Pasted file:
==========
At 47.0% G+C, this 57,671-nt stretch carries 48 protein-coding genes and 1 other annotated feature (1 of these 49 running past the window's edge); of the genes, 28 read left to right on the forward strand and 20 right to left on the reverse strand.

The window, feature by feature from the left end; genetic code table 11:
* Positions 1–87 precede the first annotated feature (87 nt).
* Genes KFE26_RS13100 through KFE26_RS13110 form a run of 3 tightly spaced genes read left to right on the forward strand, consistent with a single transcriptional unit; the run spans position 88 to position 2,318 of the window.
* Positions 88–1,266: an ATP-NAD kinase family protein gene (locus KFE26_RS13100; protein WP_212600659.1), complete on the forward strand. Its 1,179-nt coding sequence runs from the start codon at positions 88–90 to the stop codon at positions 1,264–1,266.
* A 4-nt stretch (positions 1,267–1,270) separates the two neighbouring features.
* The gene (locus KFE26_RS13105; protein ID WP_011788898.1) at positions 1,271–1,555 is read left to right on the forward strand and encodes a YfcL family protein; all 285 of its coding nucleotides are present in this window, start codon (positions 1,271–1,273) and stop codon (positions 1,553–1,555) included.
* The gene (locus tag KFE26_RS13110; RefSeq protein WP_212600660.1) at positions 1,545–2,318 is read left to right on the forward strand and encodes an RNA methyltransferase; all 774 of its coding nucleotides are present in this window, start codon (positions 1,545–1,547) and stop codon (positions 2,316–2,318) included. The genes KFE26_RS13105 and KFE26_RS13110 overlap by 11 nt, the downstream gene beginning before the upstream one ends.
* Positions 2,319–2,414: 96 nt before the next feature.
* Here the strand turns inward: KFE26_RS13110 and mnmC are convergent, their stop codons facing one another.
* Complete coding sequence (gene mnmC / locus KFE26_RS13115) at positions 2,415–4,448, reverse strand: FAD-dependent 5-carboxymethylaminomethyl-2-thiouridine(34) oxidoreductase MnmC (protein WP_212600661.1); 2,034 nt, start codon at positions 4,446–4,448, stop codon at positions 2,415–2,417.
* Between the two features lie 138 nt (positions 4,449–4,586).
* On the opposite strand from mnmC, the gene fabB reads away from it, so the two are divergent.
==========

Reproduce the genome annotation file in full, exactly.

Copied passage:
At 47.0% G+C, this 57,671-nt stretch carries 48 protein-coding genes and 1 other annotated feature (1 of these 49 running past the window's edge); of the genes, 28 read left to right on the forward strand and 20 right to left on the reverse strand.

The window, feature by feature from the left end; genetic code table 11:
* Positions 1–87 precede the first annotated feature (87 nt).
* Genes KFE26_RS13100 through KFE26_RS13110 form a run of 3 tightly spaced genes read left to right on the forward strand, consistent with a single transcriptional unit; the run spans position 88 to position 2,318 of the window.
* Positions 88–1,266: an ATP-NAD kinase family protein gene (locus KFE26_RS13100; protein WP_212600659.1), complete on the forward strand. Its 1,179-nt coding sequence runs from the start codon at positions 88–90 to the stop codon at positions 1,264–1,266.
* A 4-nt stretch (positions 1,267–1,270) separates the two neighbouring features.
* The gene (locus KFE26_RS13105; protein ID WP_011788898.1) at positions 1,271–1,555 is read left to right on the forward strand and encodes a YfcL family protein; all 285 of its coding nucleotides are present in this window, start codon (positions 1,271–1,273) and stop codon (positions 1,553–1,555) included.
* The gene (locus tag KFE26_RS13110; RefSeq protein WP_212600660.1) at positions 1,545–2,318 is read left to right on the forward strand and encodes an RNA methyltransferase; all 774 of its coding nucleotides are present in this window, start codon (positions 1,545–1,547) and stop codon (positions 2,316–2,318) included. The genes KFE26_RS13105 and KFE26_RS13110 overlap by 11 nt, the downstream gene beginning before the upstream one ends.
* Positions 2,319–2,414: 96 nt before the next feature.
* Here the strand turns inward: KFE26_RS13110 and mnmC are convergent, their stop codons facing one another.
* Complete coding sequence (gene mnmC / locus KFE26_RS13115) at positions 2,415–4,448, reverse strand: FAD-dependent 5-carboxymethylaminomethyl-2-thiouridine(34) oxidoreductase MnmC (protein WP_212600661.1); 2,034 nt, start codon at positions 4,446–4,448, stop codon at positions 2,415–2,417.
* Between the two features lie 138 nt (positions 4,449–4,586).
* On the opposite strand from mnmC, the gene fabB reads away from it, so the two are divergent.